It's a rainy tuesday night and the last of the season for our local homeless shelter. The dragons are airborne tonight for two of our guests who suffer with schizophrenia. They shout "Duck!" and weave to avoid these invisible monsters. We carry on handing out the mats and blankets, scrubbing pots in the kitchen, searching for shampoo or toothpaste and running out to the store to pick up milk.
This is our home most Tuesday nights from October until April, when the Out Of The Cold programs around Toronto shut down for another year.
I'm the "hallway monitor" at this church. My job entails hanging out and talking to the guests, who over the years have become my friends. I am just a small piece in a puzzle that includes 200 volunteers working over 6,000 hours to provide more than 3,360 dinners, 1,680 breakfasts and 960 bagged lunches. Three part-time social workers and a dozen outreach workers from Dixon Hall make up the balance.
Our program provides overnight shelter for 70 people. We're supported by seven church congregations and the community and, in part, by an annual fundraising concert that takes on a life of its own. This is a busy place, never a dull moment, though tonight there's an air of sadness.
A small group sits around the dining table sipping coffee. They're Danny's friends, and they're grieving his loss. Danny died on the street a few days ago, and there is pain in the voice of one young man when he talks about having to identify his remains at the morgue.
Danny stories are told and retold. Central to the conversation is a photocopied picture of him smiling and looking very handsome. He's camping in the woods, wearing a blue jacket.
I have my own Danny story from last week, when I ran into him on Bloor. He stopped me to give me a hug. He always called me "baby" even though I was 10 years older than him. We leave a plate of food and a candle on the stage to honour his presence.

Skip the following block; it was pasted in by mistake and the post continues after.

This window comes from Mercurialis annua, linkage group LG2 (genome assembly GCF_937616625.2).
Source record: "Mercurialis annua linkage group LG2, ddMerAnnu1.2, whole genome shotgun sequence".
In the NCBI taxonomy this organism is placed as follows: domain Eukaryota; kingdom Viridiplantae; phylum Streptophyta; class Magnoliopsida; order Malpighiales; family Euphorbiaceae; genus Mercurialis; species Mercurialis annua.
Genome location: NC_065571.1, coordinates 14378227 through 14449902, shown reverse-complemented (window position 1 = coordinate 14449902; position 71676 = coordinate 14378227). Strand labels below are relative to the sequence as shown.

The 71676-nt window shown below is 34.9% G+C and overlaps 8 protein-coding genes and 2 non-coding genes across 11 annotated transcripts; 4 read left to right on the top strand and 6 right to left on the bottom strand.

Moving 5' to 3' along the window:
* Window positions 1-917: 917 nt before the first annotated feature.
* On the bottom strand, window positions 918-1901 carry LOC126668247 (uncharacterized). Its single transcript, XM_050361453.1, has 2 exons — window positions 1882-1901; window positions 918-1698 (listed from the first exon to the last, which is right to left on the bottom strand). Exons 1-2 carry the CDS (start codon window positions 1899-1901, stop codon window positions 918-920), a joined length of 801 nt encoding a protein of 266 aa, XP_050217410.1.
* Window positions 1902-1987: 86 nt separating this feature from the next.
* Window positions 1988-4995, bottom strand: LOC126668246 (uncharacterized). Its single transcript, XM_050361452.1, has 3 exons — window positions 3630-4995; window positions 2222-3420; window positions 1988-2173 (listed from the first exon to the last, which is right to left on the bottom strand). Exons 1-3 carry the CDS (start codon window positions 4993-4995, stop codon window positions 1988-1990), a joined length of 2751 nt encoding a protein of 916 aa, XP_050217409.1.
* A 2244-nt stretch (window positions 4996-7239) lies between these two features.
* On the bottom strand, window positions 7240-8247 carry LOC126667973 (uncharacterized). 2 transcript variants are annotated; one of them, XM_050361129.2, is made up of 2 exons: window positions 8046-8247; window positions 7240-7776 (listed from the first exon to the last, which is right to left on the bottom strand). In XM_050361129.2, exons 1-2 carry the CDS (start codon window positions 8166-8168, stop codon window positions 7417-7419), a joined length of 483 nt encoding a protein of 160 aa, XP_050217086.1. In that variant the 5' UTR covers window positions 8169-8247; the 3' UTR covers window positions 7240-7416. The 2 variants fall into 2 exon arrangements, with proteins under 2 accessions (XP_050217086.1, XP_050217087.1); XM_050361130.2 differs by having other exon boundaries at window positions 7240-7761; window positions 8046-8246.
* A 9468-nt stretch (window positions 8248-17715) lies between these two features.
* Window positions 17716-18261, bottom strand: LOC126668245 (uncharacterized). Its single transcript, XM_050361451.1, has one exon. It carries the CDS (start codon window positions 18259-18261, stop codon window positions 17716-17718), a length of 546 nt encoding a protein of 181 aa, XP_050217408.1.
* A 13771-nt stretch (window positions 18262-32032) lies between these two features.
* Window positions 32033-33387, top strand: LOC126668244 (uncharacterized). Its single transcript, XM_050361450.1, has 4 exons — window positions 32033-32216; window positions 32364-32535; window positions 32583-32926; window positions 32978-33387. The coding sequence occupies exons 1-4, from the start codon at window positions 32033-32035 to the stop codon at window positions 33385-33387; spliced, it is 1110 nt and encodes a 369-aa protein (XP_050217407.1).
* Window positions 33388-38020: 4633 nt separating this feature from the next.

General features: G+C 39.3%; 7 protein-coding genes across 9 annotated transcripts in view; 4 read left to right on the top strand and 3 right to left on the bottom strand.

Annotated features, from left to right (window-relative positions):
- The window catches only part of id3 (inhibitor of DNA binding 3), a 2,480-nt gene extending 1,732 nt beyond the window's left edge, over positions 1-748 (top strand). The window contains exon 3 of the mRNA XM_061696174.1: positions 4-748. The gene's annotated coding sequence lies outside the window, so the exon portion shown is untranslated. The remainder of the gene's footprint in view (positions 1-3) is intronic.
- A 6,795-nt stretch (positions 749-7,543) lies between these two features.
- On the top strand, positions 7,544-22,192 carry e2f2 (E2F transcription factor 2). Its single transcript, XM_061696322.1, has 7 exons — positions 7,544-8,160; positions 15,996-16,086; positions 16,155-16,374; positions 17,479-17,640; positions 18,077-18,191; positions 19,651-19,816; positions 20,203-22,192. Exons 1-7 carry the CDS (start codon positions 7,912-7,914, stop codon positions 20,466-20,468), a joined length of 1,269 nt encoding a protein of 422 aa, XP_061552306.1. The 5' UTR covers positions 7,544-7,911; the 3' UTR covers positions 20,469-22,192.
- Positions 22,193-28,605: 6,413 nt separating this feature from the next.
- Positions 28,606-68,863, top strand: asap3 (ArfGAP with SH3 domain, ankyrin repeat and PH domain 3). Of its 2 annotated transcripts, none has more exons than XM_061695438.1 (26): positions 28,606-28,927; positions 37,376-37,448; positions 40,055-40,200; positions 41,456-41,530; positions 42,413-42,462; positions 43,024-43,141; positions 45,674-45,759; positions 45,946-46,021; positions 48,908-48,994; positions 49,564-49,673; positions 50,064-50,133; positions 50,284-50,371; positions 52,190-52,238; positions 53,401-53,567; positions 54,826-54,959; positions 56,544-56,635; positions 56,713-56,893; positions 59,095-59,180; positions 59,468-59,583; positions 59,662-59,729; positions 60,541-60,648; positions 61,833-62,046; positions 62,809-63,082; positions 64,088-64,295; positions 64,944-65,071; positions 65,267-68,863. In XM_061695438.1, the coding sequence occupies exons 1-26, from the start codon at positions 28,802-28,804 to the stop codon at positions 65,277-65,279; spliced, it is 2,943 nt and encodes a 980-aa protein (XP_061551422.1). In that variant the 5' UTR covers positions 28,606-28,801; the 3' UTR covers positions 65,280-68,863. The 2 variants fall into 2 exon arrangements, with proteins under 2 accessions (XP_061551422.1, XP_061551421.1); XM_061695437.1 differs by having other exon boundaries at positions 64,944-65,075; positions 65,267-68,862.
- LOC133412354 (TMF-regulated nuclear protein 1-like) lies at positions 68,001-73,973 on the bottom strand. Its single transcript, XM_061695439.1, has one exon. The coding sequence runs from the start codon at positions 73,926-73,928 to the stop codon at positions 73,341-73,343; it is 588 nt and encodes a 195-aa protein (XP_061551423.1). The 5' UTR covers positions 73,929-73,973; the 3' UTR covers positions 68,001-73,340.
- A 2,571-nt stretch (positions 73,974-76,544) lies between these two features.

Moriarty, the black house cat, makes her way through the maze of mats and sleeping bodies. Some of the guests call her Piggy because of her size. The cat saunters by Judy, our guest who suffers from multiple sclerosis.
Judy recently reappeared on the streets after being housed for a year. I was shocked and disappointed to see her. One of the guests has taken on the role of caregiver, helping her dress, eat, walk, use the bathroom and go out for a cigarette. Her mat is strategically placed near a doorway so she can manage a trip to the bathroom during the night with the aid of her shopping cart.
The vulnerability of living on the street and being chronically ill is hard to imagine, but Judy has many friends here at the shelter. They roll up a supply of cigarettes for her to take away, and bring her cups of coffee.
There's a lump in my throat. I try to cover it up by gathering cups and taking them to the kitchen.
Jennifer stops in the hallway to chat about her family. She shows me the new shirt her grandma crocheted for her, and a photograph of her grandson. We're the same age and have many things in common. She has the same kind of epilepsy as my daughter; we talk about the awful drugs she takes to counter the seizures. I've known her for four years. She's a sweet, nurturing woman. It's hard to believe she lives on the street.
As the evening progresses, we run out of mats, and a message is sent to the front lines. We're told to turn away guests, give them a subway token and redirect them to Council Fire shelter.
Our front lines include a cheerful doorman named Bob, a 10-year veteran volunteer and retired firefighter. He passes cigarettes out to the crowd. He doesn't smoke himself, but this service has made him very popular among the guests. Bob sees no end in sight for the program. "The numbers increase every year," he says. "Now our shelter is always full, and we often run out of food."
After the shift, a group of us volunteers head down to the pub for our own impromptu counselling session, a ritual debriefing where we share stories and frustrations over a pint.
Although Out Of The Cold is not the solution to Toronto's housing crisis, it does provide warmth, shelter and meals as well as respectful and caring companionship. A community exists here.